Comparing Your Life to Other People’s Lives – It’s a Trap!

Man comparing two measurements

It’s easy to get caught in thinking you are the only one facing a momentary challenge in your life or long-running adversity, the only one with unanswered questions, or the only one who hasn’t figured out how to create the balance, health, relationships, finances or career success you want.

But that’s actually not the case.

Everyone faces challenges!

Everyone has unanswered questions of some sort. Everyone is working out how to create what they want. Everyone is evolving in their own unique way, at their own pace.

One way you are conditioned to feel like you’re the only one with challenges is that you are led to believe everyone else “has got it together” because most people are only showing the sanitized and happy aspects of their life to the world – on social media, in social situations, and in conversation.

Many people keep the dark moments to themselves or sharing only with those trusted and loved people closest to them. That is natural and of course in many cases quite appropriate. But it leads you into a false perspective of your own situation in relation to others.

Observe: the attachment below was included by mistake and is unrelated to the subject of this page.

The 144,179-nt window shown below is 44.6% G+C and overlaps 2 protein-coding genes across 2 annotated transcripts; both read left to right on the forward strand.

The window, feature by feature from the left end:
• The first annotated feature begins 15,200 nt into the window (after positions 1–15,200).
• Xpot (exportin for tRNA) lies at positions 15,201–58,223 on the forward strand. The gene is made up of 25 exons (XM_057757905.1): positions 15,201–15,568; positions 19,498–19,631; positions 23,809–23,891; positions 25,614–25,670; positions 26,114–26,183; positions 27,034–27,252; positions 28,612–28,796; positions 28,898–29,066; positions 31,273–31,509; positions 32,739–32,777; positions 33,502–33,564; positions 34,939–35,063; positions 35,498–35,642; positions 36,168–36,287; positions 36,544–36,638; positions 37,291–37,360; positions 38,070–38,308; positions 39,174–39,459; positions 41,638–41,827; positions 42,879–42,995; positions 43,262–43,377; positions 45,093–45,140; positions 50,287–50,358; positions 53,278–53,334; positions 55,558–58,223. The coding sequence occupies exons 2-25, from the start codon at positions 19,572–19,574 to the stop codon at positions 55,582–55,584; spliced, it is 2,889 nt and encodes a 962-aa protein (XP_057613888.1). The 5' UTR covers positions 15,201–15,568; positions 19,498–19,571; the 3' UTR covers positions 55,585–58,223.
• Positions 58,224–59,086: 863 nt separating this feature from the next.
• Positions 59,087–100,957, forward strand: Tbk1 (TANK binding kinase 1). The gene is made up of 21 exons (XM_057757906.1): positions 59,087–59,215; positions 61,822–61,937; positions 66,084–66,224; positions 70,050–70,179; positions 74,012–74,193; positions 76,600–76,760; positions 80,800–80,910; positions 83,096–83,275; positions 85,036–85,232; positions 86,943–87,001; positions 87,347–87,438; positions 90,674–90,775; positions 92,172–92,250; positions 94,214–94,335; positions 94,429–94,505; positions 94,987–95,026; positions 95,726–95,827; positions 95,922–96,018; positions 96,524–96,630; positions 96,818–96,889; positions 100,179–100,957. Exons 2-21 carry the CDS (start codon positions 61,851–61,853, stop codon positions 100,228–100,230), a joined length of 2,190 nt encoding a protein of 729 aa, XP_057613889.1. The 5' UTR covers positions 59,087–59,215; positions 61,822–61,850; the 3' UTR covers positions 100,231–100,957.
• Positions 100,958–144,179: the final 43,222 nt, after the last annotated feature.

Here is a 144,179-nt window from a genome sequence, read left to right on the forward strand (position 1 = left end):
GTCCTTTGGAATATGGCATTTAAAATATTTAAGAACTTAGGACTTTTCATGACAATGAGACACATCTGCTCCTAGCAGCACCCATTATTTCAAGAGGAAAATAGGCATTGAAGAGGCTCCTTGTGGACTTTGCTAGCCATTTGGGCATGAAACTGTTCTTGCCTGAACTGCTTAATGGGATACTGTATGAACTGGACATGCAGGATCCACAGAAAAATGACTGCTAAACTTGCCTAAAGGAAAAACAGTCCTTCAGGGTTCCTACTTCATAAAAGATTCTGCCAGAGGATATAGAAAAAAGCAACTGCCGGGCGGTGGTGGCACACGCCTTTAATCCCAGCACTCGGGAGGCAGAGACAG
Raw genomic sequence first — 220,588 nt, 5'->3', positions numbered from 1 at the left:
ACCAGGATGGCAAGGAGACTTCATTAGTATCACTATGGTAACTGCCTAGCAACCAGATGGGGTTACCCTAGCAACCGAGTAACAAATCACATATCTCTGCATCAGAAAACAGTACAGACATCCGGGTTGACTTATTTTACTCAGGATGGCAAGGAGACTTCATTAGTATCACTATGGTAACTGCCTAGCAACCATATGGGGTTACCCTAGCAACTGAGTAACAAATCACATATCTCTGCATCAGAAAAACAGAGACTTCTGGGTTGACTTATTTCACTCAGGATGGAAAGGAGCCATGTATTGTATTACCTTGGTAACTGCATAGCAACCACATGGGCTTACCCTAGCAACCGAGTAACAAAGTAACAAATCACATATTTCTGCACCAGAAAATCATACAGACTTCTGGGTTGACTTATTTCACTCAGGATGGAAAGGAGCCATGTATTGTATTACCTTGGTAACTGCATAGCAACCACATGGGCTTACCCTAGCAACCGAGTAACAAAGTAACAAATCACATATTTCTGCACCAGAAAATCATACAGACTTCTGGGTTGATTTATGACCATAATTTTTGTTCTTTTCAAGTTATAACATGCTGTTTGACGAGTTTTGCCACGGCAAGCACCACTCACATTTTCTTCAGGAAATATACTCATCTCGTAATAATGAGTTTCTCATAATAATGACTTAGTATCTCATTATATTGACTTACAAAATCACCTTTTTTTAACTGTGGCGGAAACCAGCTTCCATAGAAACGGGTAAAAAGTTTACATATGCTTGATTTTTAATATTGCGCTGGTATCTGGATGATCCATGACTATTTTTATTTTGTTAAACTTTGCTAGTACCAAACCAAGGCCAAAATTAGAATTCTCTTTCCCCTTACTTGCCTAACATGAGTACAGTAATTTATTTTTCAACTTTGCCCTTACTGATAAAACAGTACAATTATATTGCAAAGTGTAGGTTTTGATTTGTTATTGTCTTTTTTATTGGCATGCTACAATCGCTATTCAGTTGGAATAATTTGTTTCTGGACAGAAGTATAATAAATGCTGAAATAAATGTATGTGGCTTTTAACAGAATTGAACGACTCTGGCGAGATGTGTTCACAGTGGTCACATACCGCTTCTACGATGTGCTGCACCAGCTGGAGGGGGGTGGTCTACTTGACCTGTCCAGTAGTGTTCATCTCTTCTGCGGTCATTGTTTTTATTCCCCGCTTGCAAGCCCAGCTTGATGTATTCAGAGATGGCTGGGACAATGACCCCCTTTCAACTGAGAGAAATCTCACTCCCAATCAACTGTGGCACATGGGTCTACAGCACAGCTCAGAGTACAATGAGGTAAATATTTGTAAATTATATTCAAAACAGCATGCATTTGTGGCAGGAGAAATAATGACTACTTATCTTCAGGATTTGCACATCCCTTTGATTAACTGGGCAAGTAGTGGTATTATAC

You can easily get lost in comparison, and end up feeling alone and isolated in your challenges from this perspective. Comparing your worst day with someone else’s best day will never bring you peace.C

No one else on this planet is going to unfold in their life like you are. No one. No one else is uniquely like you. You cannot be compared. What you most need to understand when you go into comparison mode in your mind, is that you channel all of your energy away from your own creative processes. Instead of focusing your thoughts and feelings and actions on creating outcomes for yourself, you focus all of your attention to someone else and what they are creating for themselves. This leaves you no power and it is also a complete waste of your precious energy.

Just because unhealthy comparison doesn’t serve you, does not mean you can’t genuinely observe and admire the success of another person. This is actually uplifting – feeling joy for all they are being and creating. You may well feel inspired into the ongoing possibilities for yourself by witnessing them flourishing. You may see opportunities to learn from what they are doing. You may be able to apply that learning in your own path, in your own unique way, aligned with your passions, inspirations, and intuition, to aid your success.